Fasting - A Way of Life
Abu Ameenah Bilal Philips
- Categories: Fiqh of Fasting -
Transliteration: laAAallakum tattaqoona
Taqwaa is among the highest moral qualities that a Muslim can attain. It is produced by placing a shield between one's self and Allah's wrath as the root meaning of the word implies (i.e. Taqwaa comes from the verb waqaa, which means ‘to defend’). This is achieved by being conscious of Allah and all His commandments at all times, which means avoiding the Haram (prohibited) as well as the Makrooh (undesirable) and even some of the Halal (permissible) wherever doubt arises.
It has also been noted by medical experts that fasting improves the physical health in numerous ways. For example, during the fast the body uses up stored cholesterol (fats) which are often deposited in the blood system, as well as in other fatty areas of the body. Thus, it helps to keep the body firm and minimizes the danger of heart attacks.
Fasting in Cultural Islam
Where fasting has become a ritual, the month of Ramadan becomes a time of celebration instead of religious contemplation and abstinence. Ramadan nights are nights of party and enjoyment which continue until the dawn in some countries. There, the night becomes the day and the day becomes the night. In most places, Suhur (the light meal which is supposed to be taken prior the dawn) becomes a major three-course meal. Consequently, few experience real hunger during the fast. And at the time of breaking the fast, another three-course meal is taken, followed by a sampling of all kinds of sweets imaginable. As a result, many Muslims complain about gaining weight during Ramadan.
The characters which Sawm builds are:
Since fasting is basically abstinence from food, drink and sexual relations, it trains the believers in self-control. Consequently, the actual test of the effects of fasting occurs at the time of breaking the fast. When food is traditionally spread out in large delicious quantities and people are tempted to gorge themselves, the believer is required to control his or her appetite and have a light meal and drink prior to the sunset prayers. It was the practice of the Prophet (peace be upon him) to break his fast with three dates and water, and after giving the sunset prayers eat a moderate meal.
Fasting also means spiritual abstinence. It is required that the individual give up not only food, drink and sexual relations, but also that he or she also restrain from all forms of lying, backbiting, slander, etc. This is confirmed by the Prophet's (peace be upon him) statement,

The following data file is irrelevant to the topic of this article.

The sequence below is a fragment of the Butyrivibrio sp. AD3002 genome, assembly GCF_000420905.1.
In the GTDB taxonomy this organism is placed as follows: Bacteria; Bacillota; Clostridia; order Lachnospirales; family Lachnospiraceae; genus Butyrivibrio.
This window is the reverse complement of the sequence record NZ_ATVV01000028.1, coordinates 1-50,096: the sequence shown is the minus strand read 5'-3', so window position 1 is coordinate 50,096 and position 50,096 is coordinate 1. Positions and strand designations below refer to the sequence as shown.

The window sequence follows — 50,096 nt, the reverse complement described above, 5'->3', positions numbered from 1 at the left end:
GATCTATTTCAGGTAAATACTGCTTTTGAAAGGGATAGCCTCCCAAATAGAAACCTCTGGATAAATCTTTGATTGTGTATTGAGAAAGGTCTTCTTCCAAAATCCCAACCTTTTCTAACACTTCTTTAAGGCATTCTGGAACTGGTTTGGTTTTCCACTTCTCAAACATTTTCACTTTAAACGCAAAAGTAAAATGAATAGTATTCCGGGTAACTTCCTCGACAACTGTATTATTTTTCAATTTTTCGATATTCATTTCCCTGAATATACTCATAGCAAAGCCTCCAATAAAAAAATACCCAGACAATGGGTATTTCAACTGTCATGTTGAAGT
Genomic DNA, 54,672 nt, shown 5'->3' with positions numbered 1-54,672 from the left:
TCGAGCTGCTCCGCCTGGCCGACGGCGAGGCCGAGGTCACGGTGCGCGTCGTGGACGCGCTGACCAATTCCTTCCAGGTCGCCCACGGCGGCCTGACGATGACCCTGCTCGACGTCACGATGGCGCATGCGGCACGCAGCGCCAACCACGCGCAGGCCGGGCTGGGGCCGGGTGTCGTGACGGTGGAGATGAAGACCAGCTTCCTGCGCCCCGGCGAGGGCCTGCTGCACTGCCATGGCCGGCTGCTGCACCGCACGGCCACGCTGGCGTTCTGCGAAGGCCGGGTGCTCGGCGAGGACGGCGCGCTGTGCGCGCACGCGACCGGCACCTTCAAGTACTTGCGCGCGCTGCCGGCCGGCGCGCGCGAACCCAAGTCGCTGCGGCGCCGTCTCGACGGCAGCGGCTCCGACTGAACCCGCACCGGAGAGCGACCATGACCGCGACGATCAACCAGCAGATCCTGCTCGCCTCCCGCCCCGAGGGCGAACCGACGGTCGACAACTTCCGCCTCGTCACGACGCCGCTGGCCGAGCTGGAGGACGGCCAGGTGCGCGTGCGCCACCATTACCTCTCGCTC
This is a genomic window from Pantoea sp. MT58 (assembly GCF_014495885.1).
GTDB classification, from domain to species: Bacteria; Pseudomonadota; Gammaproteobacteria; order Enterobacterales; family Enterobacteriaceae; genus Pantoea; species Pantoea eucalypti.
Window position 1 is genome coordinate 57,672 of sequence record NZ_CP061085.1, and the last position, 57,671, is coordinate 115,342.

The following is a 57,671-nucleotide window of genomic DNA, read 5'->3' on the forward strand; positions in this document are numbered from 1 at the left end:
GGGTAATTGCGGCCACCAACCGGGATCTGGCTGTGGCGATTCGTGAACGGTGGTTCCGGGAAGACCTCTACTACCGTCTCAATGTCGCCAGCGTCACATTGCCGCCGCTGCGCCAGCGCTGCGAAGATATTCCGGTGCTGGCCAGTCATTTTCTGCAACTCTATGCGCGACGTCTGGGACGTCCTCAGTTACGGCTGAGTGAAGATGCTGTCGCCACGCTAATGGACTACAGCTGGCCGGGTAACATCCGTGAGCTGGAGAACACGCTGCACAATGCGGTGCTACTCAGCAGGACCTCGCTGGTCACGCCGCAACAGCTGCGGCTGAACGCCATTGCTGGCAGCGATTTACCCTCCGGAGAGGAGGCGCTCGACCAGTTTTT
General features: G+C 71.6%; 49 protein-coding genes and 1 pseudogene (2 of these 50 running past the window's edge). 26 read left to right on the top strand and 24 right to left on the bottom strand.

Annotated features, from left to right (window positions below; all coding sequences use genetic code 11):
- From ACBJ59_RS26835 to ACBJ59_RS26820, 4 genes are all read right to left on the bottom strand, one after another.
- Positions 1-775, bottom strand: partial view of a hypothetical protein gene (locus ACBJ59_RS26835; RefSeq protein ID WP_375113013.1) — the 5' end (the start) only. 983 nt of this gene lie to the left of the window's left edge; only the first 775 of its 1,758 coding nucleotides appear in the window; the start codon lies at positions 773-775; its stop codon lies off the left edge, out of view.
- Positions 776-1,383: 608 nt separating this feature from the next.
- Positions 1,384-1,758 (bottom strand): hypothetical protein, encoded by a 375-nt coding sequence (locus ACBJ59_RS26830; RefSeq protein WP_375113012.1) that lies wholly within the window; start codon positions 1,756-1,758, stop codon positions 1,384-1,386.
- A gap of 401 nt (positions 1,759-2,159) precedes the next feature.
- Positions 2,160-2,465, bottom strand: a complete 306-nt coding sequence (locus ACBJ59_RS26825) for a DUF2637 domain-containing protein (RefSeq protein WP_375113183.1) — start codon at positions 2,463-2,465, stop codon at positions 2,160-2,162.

“Allah has no need for the hunger and the thirst of the person who does not restrain from telling lies and acting on them even while observing the fast.” [Narrated by Al-Bukhari and Abu Dawud] 1
«من لم يدع قول الزور والعمل به ، فليس لله حاجة في أن يدع طعامه وشرابه»
رواه البخاري وأبو داود
He also said, “When one of you is fasting, he should abstain from indecent acts and unnecessary talk, and if someone begins an obscene conversation or tries to pick an argument, he should simply tell him, ‘I am fasting.’ ” [Narrated by Muslim, Al-Bukhari and Abu Dawud] 2
«إذا كان يوم صوم أحدكم فلا يرفث ولا يصخب ، فإن سابه أحد أو قاتله فليقل: إني امرؤ صائم»
رواه البخاري ومسلم وأبو داود
So, if one observes the fast according to the above principles, it should improve his moral character, making him more truthful and more careful about what he says and does.
Because the believer is required to restrain himself or herself at the time of breaking the fast, a sense of moderation in eating is developed. This is in keeping with the general recommendations given by the Prophet (peace be upon him) regarding eating. Ibn Umar Abu Hurayrah and Abu Musa both quoted Allah's Messenger (peace be upon him) as saying, “The believer eats in one stomach 3 and the disbeliever eats [as if] in seven.” [Narrated by Muslim] 4
«المؤمن يأكل في معي واحد، والكافر يأكل في سبعة أمعاء»
Jaabir reported that the Prophet (peace be upon him) said, “Food for one person is sufficient for two, and food for two can suffice four.” [Narrated by Muslim] 5
«طعام الواحد يكفي الاثنين، وطعام الاثنين يكفي الأربعة»
Ibn Umar related that the Messenger of Allah (peace be upon him) forbade anyone from taking two dates at a time without the consent of his eating companions. [Narrated by Muslim]
«لا تقارنوا فإن رسول الله صلى الله عليه وسلم نهى عن الإقران إلا أن يستأذن الرجل أخاه»
Fasting gives the individual a real taste of hunger and thirst, which helps him to realize the experience of the poor. This experience should instill a desire to want to help those who are less fortunate by sharing food and wealth with them. This quality is emphasized Eid al-Fitr (festival of fast breaking) in which all Muslims are obliged to give the needy food to celebrate on that day.
1. Reported by Abu Hurairah and collected by al-Bukhari (Sahih al-Bukhari (Arabic-English), vol.3, pp.70-1, no.127) and Abu Dawud (Sunan Abu Dawud (English Trans.), vol.2, p.648, no.2355)
2. Reported by Abu Hurairah and collected by al-Bukhari (Sahih al-Bukhari (Arabic-English), vol.3, p.71, 128), Muslim (Sahih Muslim (English Trans.), vol.2, p.558, no.2563) and Abu Dawud (Sunan Abu Dawud (English Trans.), vol.2, p.648, no.2356)
3. The Arabic term used is mi‘an which literally means "intestine"
4. Sahih Muslim, vol. 3, p. 1137, no. 5113.
5. Sahih Muslim, vol. 3, p. 1136, no. 5111.7. Sahih Muslim, vol. 3, p. 1128, no. 5077